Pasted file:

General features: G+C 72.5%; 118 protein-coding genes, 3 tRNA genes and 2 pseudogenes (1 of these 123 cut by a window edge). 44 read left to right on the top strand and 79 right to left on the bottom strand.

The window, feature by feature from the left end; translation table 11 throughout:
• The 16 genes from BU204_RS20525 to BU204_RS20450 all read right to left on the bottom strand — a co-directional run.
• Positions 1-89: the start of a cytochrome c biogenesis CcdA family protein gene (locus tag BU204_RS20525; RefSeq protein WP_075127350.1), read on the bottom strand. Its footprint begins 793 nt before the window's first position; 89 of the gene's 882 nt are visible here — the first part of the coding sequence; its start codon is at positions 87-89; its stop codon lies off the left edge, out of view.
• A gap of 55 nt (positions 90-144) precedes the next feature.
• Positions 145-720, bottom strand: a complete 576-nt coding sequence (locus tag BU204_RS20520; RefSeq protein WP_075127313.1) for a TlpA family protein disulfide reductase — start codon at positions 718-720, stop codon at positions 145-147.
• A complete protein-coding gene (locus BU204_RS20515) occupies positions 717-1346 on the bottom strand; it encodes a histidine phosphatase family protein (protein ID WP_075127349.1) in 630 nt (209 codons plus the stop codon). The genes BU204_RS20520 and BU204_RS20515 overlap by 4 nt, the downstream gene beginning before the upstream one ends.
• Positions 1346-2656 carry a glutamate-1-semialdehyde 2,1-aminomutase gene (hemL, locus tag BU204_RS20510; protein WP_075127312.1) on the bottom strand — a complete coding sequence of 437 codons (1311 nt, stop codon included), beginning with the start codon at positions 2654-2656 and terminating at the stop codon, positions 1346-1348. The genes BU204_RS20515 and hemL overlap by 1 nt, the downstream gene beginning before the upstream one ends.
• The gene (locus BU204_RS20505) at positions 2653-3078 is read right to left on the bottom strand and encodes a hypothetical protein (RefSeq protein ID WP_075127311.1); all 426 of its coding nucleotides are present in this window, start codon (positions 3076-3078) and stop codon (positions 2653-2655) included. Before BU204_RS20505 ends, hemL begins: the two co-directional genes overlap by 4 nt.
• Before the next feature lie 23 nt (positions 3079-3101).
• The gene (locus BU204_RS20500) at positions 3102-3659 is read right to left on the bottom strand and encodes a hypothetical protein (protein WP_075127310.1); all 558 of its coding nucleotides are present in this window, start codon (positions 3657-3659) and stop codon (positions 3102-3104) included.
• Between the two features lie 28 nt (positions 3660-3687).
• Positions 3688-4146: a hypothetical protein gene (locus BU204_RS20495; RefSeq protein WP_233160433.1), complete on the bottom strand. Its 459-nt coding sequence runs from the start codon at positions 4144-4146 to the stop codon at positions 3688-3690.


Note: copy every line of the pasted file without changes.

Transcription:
General features: G+C 72.5%; 118 protein-coding genes, 3 tRNA genes and 2 pseudogenes (1 of these 123 cut by a window edge). 44 read left to right on the top strand and 79 right to left on the bottom strand.

The window, feature by feature from the left end; translation table 11 throughout:
• The 16 genes from BU204_RS20525 to BU204_RS20450 all read right to left on the bottom strand — a co-directional run.
• Positions 1-89: the start of a cytochrome c biogenesis CcdA family protein gene (locus tag BU204_RS20525; RefSeq protein WP_075127350.1), read on the bottom strand. Its footprint begins 793 nt before the window's first position; 89 of the gene's 882 nt are visible here — the first part of the coding sequence; its start codon is at positions 87-89; its stop codon lies off the left edge, out of view.
• A gap of 55 nt (positions 90-144) precedes the next feature.
• Positions 145-720, bottom strand: a complete 576-nt coding sequence (locus tag BU204_RS20520; RefSeq protein WP_075127313.1) for a TlpA family protein disulfide reductase — start codon at positions 718-720, stop codon at positions 145-147.
• A complete protein-coding gene (locus BU204_RS20515) occupies positions 717-1346 on the bottom strand; it encodes a histidine phosphatase family protein (protein ID WP_075127349.1) in 630 nt (209 codons plus the stop codon). The genes BU204_RS20520 and BU204_RS20515 overlap by 4 nt, the downstream gene beginning before the upstream one ends.
• Positions 1346-2656 carry a glutamate-1-semialdehyde 2,1-aminomutase gene (hemL, locus tag BU204_RS20510; protein WP_075127312.1) on the bottom strand — a complete coding sequence of 437 codons (1311 nt, stop codon included), beginning with the start codon at positions 2654-2656 and terminating at the stop codon, positions 1346-1348. The genes BU204_RS20515 and hemL overlap by 1 nt, the downstream gene beginning before the upstream one ends.
• The gene (locus BU204_RS20505) at positions 2653-3078 is read right to left on the bottom strand and encodes a hypothetical protein (RefSeq protein ID WP_075127311.1); all 426 of its coding nucleotides are present in this window, start codon (positions 3076-3078) and stop codon (positions 2653-2655) included. Before BU204_RS20505 ends, hemL begins: the two co-directional genes overlap by 4 nt.
• Before the next feature lie 23 nt (positions 3079-3101).
• The gene (locus BU204_RS20500) at positions 3102-3659 is read right to left on the bottom strand and encodes a hypothetical protein (protein WP_075127310.1); all 558 of its coding nucleotides are present in this window, start codon (positions 3657-3659) and stop codon (positions 3102-3104) included.
• Between the two features lie 28 nt (positions 3660-3687).
• Positions 3688-4146: a hypothetical protein gene (locus BU204_RS20495; RefSeq protein WP_233160433.1), complete on the bottom strand. Its 459-nt coding sequence runs from the start codon at positions 4144-4146 to the stop codon at positions 3688-3690.